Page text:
Biofuels: Inventing the future

Promotion of biofuels is politically motivated, but demand for food will make it unsustainable.
Current high food prices are not the result of demand for biofuel, said DatoÆ Yeo How, group executive director at IOI Corporation, addressing a Green Wave panel on the competing demands for agricultural land. DatoÆ Yeo believes the higher prices are the result of consumption growth in the developing world and the disruption to crop yields caused by changing weather patterns. He also pointed out that already scarce farmland is being absorbed by urbanisation. ôCapacity is not keeping pace with a consistent growth in consumption,ö he said.

Members of the biofuel panel at the annual Credit Suisse Asian Investment Conference in Hong Kong focused on palm oil because it is a higher yielding crop than other biofuels. Palm oil yields four tonnes of oil per hectare compared with less than one tonne from other crops, said DatoÆ Yeo, and it costs just US$200 per tonne to produce, while the others cost up to three times that amount.

About 15% of the worldÆs arable land is currently being used for the production of 17 crop oils, and less than 5% is planted with oil palm. Yet, palm oil makes up 35% of total production volumes, said M.C. Chandran, group special advisor at Platinum Energy.

Derrik Khoo, CEO at the Asiatic Centre for Genome Technology, said yields could be higher if genetically modified techniques were adopted. Khoo asserts that by engineering the palm oil genome, production could be boosted to 15 tonnes per hectare. The Asiatic Centre for Genome Technology is currently working on this technology in partnership with J. Craig Venter, a pioneer in genome sequencing. ôGlobal warming is our biggest crisis,ö Khoo said, and ôwe have to invent the futureö. The Malaysian government is now helping his Jahore-based company to do just that.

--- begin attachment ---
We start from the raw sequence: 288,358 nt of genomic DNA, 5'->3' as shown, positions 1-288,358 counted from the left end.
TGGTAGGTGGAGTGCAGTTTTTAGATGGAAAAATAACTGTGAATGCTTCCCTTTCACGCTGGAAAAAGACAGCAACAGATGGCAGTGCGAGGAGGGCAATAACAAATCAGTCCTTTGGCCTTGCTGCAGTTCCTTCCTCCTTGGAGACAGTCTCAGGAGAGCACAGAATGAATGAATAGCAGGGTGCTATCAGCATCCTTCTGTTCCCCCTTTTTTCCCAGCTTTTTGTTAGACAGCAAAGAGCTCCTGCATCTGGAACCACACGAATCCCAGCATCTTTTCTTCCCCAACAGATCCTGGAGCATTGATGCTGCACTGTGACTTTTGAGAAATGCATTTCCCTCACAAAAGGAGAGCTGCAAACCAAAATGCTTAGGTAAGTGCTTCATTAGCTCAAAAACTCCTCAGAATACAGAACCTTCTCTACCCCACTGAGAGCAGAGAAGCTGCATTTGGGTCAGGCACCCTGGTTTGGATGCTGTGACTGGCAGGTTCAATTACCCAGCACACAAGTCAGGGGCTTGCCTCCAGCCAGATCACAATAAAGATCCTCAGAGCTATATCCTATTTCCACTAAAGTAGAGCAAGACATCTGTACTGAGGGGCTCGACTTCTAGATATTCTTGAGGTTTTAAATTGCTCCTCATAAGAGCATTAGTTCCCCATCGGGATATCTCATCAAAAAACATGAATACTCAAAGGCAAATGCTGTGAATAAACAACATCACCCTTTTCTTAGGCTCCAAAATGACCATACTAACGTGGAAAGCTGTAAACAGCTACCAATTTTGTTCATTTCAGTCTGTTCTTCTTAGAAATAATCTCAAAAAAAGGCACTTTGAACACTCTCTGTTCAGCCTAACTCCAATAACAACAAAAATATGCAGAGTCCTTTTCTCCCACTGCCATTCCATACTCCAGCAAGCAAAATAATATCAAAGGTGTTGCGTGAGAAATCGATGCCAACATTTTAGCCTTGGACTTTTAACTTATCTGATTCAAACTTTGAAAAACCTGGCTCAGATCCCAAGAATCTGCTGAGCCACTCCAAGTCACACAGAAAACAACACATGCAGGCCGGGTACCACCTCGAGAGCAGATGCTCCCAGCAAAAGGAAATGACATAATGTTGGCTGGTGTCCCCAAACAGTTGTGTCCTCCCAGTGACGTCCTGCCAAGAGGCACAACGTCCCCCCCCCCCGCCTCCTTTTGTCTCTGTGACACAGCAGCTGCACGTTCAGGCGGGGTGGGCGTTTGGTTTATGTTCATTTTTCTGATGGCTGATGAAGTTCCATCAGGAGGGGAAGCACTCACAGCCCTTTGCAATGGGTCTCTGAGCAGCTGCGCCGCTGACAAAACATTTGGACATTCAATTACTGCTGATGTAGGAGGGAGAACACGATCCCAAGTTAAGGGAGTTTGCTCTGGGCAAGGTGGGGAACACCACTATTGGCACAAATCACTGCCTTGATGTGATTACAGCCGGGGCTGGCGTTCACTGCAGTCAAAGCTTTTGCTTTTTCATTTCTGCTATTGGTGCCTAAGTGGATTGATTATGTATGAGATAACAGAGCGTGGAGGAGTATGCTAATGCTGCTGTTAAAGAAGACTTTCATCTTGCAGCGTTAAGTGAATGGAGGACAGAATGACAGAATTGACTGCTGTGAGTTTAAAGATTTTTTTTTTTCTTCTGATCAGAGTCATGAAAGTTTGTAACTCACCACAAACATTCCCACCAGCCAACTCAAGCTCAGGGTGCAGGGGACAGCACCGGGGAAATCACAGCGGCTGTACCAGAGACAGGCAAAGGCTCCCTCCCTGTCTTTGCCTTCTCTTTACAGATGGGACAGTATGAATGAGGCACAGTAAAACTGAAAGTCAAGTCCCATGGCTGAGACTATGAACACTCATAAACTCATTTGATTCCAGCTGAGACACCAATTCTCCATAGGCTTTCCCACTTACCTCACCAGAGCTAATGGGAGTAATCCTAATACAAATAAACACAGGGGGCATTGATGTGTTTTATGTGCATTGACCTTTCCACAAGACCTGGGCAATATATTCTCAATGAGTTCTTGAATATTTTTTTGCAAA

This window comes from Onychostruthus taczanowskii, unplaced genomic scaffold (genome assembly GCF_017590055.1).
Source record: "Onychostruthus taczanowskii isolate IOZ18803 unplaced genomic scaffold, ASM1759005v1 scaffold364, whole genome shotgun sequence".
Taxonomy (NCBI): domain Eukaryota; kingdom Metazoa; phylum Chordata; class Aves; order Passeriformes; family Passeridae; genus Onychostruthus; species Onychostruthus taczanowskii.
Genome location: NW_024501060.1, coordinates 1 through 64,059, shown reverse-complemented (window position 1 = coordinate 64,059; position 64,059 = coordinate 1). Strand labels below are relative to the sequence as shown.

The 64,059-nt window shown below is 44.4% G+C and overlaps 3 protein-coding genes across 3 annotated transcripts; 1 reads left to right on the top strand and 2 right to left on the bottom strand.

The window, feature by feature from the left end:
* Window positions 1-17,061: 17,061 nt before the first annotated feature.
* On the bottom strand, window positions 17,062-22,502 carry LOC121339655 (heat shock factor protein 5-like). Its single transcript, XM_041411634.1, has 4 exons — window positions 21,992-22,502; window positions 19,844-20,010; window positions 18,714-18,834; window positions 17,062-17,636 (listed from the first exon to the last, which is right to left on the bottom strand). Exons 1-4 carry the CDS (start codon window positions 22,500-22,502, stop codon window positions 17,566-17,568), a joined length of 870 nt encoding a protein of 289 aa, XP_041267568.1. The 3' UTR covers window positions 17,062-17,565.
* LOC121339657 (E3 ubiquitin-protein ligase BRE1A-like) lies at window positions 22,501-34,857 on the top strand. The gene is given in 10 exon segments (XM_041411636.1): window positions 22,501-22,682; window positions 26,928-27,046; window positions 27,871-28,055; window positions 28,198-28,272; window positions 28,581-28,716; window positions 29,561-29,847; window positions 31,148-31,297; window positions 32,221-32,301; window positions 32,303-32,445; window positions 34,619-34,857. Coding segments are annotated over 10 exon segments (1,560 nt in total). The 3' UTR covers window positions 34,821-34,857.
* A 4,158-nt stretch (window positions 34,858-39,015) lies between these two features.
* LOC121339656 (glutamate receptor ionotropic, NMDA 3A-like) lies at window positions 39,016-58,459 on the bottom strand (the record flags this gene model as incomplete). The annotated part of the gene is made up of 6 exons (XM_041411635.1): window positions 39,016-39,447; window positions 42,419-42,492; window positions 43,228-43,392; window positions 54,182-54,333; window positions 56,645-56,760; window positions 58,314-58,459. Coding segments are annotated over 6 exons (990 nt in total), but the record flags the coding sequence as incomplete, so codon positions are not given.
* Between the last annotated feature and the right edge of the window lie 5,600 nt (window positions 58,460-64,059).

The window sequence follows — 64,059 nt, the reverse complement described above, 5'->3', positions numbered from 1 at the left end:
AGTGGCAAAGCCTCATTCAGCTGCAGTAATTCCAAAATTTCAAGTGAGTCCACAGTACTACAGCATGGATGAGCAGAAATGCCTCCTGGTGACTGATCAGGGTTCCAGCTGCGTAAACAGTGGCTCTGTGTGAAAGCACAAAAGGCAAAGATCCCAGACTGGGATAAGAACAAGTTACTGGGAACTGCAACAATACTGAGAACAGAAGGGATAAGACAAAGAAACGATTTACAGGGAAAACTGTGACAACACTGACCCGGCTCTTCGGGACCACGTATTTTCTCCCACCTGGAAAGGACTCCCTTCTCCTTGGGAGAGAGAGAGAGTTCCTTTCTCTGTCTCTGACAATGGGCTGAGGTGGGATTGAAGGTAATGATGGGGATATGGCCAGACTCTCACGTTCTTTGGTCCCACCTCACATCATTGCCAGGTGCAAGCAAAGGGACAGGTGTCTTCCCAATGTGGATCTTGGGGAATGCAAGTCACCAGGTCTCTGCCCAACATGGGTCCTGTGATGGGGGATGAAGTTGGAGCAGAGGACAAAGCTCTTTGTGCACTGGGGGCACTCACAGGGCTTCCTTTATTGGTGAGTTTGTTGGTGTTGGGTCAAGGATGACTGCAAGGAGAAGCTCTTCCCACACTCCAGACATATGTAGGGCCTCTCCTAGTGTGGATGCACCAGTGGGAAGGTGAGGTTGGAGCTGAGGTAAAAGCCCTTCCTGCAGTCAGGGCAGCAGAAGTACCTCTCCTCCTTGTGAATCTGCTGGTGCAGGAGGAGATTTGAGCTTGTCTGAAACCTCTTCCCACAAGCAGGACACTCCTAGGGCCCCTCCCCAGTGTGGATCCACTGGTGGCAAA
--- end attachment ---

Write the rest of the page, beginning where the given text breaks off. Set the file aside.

Edgare Kerkwijk, a partner of BioX Group, pointed out that the European Union's decision to promote biofuels was made to provide its farmers with an alternative source of income as subsidies under the Common Agricultural Policy were withdrawn. It was never prompted by a desire to be ôgreenö. ôBiofuels are politically drivenö, agreed Chandran.

Kerkwijk said ôsustainability is keyö, warning that many biofuels such as soy and palm biodiesel, and sugar and corn ethanol, emit more greenhouse gases if the emissions produced during the process of converting the land are included in the equation.

He said first generation biofuels are ôtransition fuels and will not be allowed in the medium-term futureö. Chandran added that it might be 10 to 15 years before the technology is sufficiently advanced to make the second generation economically viable.

Chandran is a 40-year veteran of the agri-business and his enthusiasm for the future is undiminished. He warned, however, that supply cannot meet demand, and cited a troubling statistic: the affluent populations of the West spend 8% to 10% of their incomes on food, whereas in less developed parts of the world, the figure is 30% to 40%, so an increase in food prices would have a disproportionate impact on the developing world.

The balance of power is already clear: about 98% of palm oil is used in food products, most of it exported within Asia. Kerkwijk concluded that there simply is not enough vegetable oil to meet global demand for biofuels, but there is enough to meet the demand for food.
¬ Haymarket Media Limited. All rights reserved.
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